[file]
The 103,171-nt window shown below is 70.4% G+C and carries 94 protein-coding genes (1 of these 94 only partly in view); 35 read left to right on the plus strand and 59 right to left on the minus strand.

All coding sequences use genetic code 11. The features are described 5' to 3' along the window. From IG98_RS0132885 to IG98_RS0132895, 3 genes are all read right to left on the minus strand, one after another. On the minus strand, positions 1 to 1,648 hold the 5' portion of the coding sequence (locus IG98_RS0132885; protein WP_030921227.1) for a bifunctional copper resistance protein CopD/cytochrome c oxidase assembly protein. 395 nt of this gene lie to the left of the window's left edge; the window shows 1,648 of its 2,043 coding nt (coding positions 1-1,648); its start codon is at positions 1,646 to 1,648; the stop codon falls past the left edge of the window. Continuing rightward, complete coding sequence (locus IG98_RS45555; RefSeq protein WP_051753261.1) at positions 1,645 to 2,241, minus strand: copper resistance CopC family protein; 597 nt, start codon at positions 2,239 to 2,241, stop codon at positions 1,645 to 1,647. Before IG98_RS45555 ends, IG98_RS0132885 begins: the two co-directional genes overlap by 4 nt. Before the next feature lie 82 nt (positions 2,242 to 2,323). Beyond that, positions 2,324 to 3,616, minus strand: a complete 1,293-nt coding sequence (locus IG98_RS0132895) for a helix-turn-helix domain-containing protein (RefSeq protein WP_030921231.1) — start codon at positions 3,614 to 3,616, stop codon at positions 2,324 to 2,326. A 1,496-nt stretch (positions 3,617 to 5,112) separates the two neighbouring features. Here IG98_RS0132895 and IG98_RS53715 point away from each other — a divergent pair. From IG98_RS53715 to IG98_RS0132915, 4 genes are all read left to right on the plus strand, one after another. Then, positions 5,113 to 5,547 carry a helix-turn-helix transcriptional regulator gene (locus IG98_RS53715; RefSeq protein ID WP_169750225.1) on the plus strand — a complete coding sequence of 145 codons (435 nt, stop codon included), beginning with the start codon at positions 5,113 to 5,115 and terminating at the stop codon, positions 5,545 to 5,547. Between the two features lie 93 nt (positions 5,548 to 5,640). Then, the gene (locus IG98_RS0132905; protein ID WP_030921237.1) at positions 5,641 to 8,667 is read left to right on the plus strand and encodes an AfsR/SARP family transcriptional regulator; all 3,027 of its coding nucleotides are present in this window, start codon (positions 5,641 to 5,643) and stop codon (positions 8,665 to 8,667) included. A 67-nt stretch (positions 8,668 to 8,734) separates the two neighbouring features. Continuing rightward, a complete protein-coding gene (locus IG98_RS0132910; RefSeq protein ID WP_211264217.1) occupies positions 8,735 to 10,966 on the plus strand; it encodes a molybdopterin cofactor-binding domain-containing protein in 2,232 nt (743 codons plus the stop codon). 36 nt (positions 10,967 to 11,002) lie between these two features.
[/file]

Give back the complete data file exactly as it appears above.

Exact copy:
The 103,171-nt window shown below is 70.4% G+C and carries 94 protein-coding genes (1 of these 94 only partly in view); 35 read left to right on the plus strand and 59 right to left on the minus strand.

All coding sequences use genetic code 11. The features are described 5' to 3' along the window. From IG98_RS0132885 to IG98_RS0132895, 3 genes are all read right to left on the minus strand, one after another. On the minus strand, positions 1 to 1,648 hold the 5' portion of the coding sequence (locus IG98_RS0132885; protein WP_030921227.1) for a bifunctional copper resistance protein CopD/cytochrome c oxidase assembly protein. 395 nt of this gene lie to the left of the window's left edge; the window shows 1,648 of its 2,043 coding nt (coding positions 1-1,648); its start codon is at positions 1,646 to 1,648; the stop codon falls past the left edge of the window. Continuing rightward, complete coding sequence (locus IG98_RS45555; RefSeq protein WP_051753261.1) at positions 1,645 to 2,241, minus strand: copper resistance CopC family protein; 597 nt, start codon at positions 2,239 to 2,241, stop codon at positions 1,645 to 1,647. Before IG98_RS45555 ends, IG98_RS0132885 begins: the two co-directional genes overlap by 4 nt. Before the next feature lie 82 nt (positions 2,242 to 2,323). Beyond that, positions 2,324 to 3,616, minus strand: a complete 1,293-nt coding sequence (locus IG98_RS0132895) for a helix-turn-helix domain-containing protein (RefSeq protein WP_030921231.1) — start codon at positions 3,614 to 3,616, stop codon at positions 2,324 to 2,326. A 1,496-nt stretch (positions 3,617 to 5,112) separates the two neighbouring features. Here IG98_RS0132895 and IG98_RS53715 point away from each other — a divergent pair. From IG98_RS53715 to IG98_RS0132915, 4 genes are all read left to right on the plus strand, one after another. Then, positions 5,113 to 5,547 carry a helix-turn-helix transcriptional regulator gene (locus IG98_RS53715; RefSeq protein ID WP_169750225.1) on the plus strand — a complete coding sequence of 145 codons (435 nt, stop codon included), beginning with the start codon at positions 5,113 to 5,115 and terminating at the stop codon, positions 5,545 to 5,547. Between the two features lie 93 nt (positions 5,548 to 5,640). Then, the gene (locus IG98_RS0132905; protein ID WP_030921237.1) at positions 5,641 to 8,667 is read left to right on the plus strand and encodes an AfsR/SARP family transcriptional regulator; all 3,027 of its coding nucleotides are present in this window, start codon (positions 5,641 to 5,643) and stop codon (positions 8,665 to 8,667) included. A 67-nt stretch (positions 8,668 to 8,734) separates the two neighbouring features. Continuing rightward, a complete protein-coding gene (locus IG98_RS0132910; RefSeq protein ID WP_211264217.1) occupies positions 8,735 to 10,966 on the plus strand; it encodes a molybdopterin cofactor-binding domain-containing protein in 2,232 nt (743 codons plus the stop codon). 36 nt (positions 10,967 to 11,002) lie between these two features.